Thursday, 15 October 2015

Warhammer End Times Book Review: Rise of the Horned Rat

Now that Age of Sigmar has been released I am getting a renewed sense of sadness from these books. As I have previously said, I have not read all of the large hardback campaign books but that is something I am going have to change. It has become increasingly apparent that each of these novels will focus on a very specific part of the cataclysmic saga that signals the end of the Warhammer World. I was rather hoping that by reading these novels  would be gaining a greater perspective of the End Times as a whole, enriching what seems to be a fairly superficial overview in the books. Sadly this is not the case, instead each novel seems to focus upon only one character. Indeed it could be said that each book wraps up the story of a character, being handled by the Author that contributed most directly to their background. For The Fall of Altdorf  Chris Wraight tied up Hellborg and Schwarzhelm of the Empire's story. Gav Thorpe did the same in The Curse of Khaine, bringing Malekith's and indeed the Elves, tale to a satisfying conclusion and finishing his Sundering saga. Now it is the time of the Skaven.

Well more accurately Queek Headtaker, as it is his tale that concludes here. Therefore one would expect David Guymer, author of the characterful but unfocused Headtaker, to be penning this book. However it is Guy Haley that has taken writing duties this time round. Aside from a few shorts i'm more or less new to Guy's work so i was unsure how well he would pick up the character of the Skaven and Queek in particular.

I'd needn't have worried. Guy superbly brings the maniacal Skaven to life, showing a great deal of respect to Davids work and adding one or two minor embellishments of his own. Queek is a Skaven, a short lived race anyway, who is running out of time, , The Headtaker is getting old, and slow, he knows it and he fears his approaching infirmity. Knowing that soon he will not be able to fight and will succumb to one of the frequent attempts made on his life. He is offered a way out, an elixir to grant him eternal youth, by another Skaven warlord. The Price? King Belegars Head.

Thus embarks Queeks quest, to finish the job that he undertook a few years ago and kill the Dwarven King. The Skaven are ascendent, the countless hordes of ratmen sweeping across the Old World and destroying all before them heralding the coming of the Lord of the End Times . The Dwarves on the other hand. are very much the opposite, in decline and preparing their final stand. The sense of prevailing doom is very strong in this book. In many ways it is as much about the Dwarves as it is the Skaven. Doughty and brave but no less doomed, there is some great characterisation here for the Dwarf race as they prepare to meet their end.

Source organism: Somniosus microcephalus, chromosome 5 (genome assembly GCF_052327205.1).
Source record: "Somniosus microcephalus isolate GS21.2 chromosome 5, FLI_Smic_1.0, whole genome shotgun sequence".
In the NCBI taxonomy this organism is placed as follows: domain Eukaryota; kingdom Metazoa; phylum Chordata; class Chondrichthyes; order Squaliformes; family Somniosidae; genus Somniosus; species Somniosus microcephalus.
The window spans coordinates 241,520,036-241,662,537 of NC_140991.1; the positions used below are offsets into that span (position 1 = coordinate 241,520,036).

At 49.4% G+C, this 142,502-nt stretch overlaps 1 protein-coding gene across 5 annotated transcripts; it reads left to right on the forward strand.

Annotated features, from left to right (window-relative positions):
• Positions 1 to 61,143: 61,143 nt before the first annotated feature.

And although the book primarily focuses on these two elements there are other factions too. Skarsnik is present, sensing the opportunity to do what he has been thwarted in many times before. Although his is a comparatively minor role in the scheme of things the sections of the book that featured him were actually my absolute favourite. Of course this should have come as no surprise given that Guy wrote the Skarsnik Warhammer novel, a book I have not read yet but that has risen towards the top of my reading list. Guy's portrayal of Skarsnik is wonderful, a tired, old school, London style gangster in the very best traditions of GW past, i'd imagine the late Mike Reid or perhaps Ray Winstone reading the audiobook. Just reading the Skarsnik based passages gave me a pang of nostalgia, i doubt that the Orcs and Goblins of the Age of Sigmar will be as characterful and irreverent.

Also briefly featured are the Ogres, along with probably the only time i'll ever see a Blur lyric in a fantasy book (though that said I have seen Slayer and Metallica and even Father Ted lines in other Black Library publications so you never know,...) The Ogres are portrayed more or less exactly as you would expect and it's a shame that they aren't featured more. Though theirs is a small part they add another layer to the deception and skullduggery you would expect from a Skaven book. Along with Skarsnik also add some levity to what is otherwise a rather dark book. Yes, this is the End Times and this book REALLY feels like it. With the Dwarves in particular the situation is truly dire. Though they meet their end stoically and, well, like a Dwarf, meet their end they do. It is quite relentless as they are ground down and forced back again and again, It is the rout of their civilization, the massacre of Dwarf kind.....

So with some fantastic characterization, brutal action and events that actually make a difference this is the perfect End Times novel right? The one that finally lives up to the name? Well no, not quite. Though what is here is rather good, it is not exactly a page turner. The myriad of plots and schemes inherent with the Skaven means it is at times a muddled read. In addition with the focus on Queek, you don't really get a sense of the machinations of the Skaven Lords. At the start of the book there is a section where the Lords are vying for influence and power but any ambitions put across here are lost as soon as the focus shifts to the Headtaker. In addition, the fate of the Lizardmen, a large part of the Campaign book from what i am lead to believe, is summed up in one line. ONE. LINE.

So whilst what is here is fairly well written (though it does suffer from a lack of focus in places) it still falls somewhat short of doing justice to the End Times as a concept. It is a good read and worth your time but like its fellows i don't think it will ever be regarded as a classic. Sadly with one book to go i'm not sure that the series can be turned around. Then again, the books are steadily increasing in quality with this being the best yet so you never know.....

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